We lived in the Old South for five years. It’s hard to believe, but the weather seemed to be better down there; nobody in South Carolina has a snow shovel. Nobody carries a snow scraper in the car. Nobody there knows what fourbuckle overshoes are. (Hardly anyone here does.)
Some of the problems we returned to are the result of the aging process, but some seem to be weather related. It’s a good thing I’m retired—again—because I wouldn’t have time to go out of the house at all if I had to go to work. We spent two years in Connecticut as basic training for Minnesota before coming back, but Minnesota can shock anyone. While we were there, they had a record yearly snowfall of 124 inches. We lived in a townhouse. Someone else moved snow around for us.
All that leads up to the problems we have getting out for groceries or medical appointments, the only two things we really need to do.
Here’s how it goes, typically. I’ll ignore punctuation, and just indicate 1 for her and 2 for me, because I’m retired and lazy.
1 – I’m going to the store. Wanna come along?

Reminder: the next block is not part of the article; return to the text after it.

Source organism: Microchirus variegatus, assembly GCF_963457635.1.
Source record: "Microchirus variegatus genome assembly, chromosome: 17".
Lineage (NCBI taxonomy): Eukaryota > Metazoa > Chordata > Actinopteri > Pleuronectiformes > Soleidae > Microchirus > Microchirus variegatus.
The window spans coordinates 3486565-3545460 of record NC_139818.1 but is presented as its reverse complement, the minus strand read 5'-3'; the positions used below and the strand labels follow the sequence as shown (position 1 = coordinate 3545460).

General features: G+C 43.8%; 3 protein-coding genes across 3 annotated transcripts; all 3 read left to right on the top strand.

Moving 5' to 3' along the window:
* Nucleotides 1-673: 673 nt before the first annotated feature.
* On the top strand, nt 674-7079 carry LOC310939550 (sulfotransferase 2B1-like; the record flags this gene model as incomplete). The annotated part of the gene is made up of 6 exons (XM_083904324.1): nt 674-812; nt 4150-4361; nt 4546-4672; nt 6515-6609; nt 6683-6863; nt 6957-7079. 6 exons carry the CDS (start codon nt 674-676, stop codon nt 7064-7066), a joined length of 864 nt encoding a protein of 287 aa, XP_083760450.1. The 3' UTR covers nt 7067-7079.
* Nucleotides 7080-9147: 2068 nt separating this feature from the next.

2 – What? (She repeats.) Sure. Seen my glasses?
1 – On the end table. Get your hearing aids too. (I do.)
2 – Is it cold out? Are you wearing your boots?
1 – What? (I repeat.) Yeah, but you drive because it’s snowy on the driveway.
2 – I’ll scrape off the snow on the hill. (I do, for half an hour, in my winter coat and slippers.)
1 – (Hearing me return) I’m going to the bathroom. Get your boots on.
2 – Okay, but I have to go to the bathroom, (but I don’t put on boots because I have trouble bending to tie them, and I’d rather wear shoes, so I do).
1 – She goes out and locks the door, so I unlock it and go out, while she goes to the garage with the shovel because I didn’t shovel the garage steps.
2 – Did you put my toothpaste on the list? (She says no. She needs an onion. I say I’ll remember.)
1 – Put my purse in the car. I’ll get the mail. Get me at the top of the driveway. (She goes.)
Well, we eventually get to the store. She forgets the onion, I forget the toothpaste, we end up with two bags of oranges, some breakfast bars, six plastic bags of other essentials, and a sore back that yesterday’s exercise class exacerbated. Someone at the store said it’s going to snow again. And we didn’t think to get anything chocolate.
No big deal. All we have to do is once again put on the boots, coats, shovel the driveway, go to the bathroom, write down what we need, and drive through the ice and mud again. Tomorrow.
I really think Minnesota is trying to break that 124-inch Connecticut record.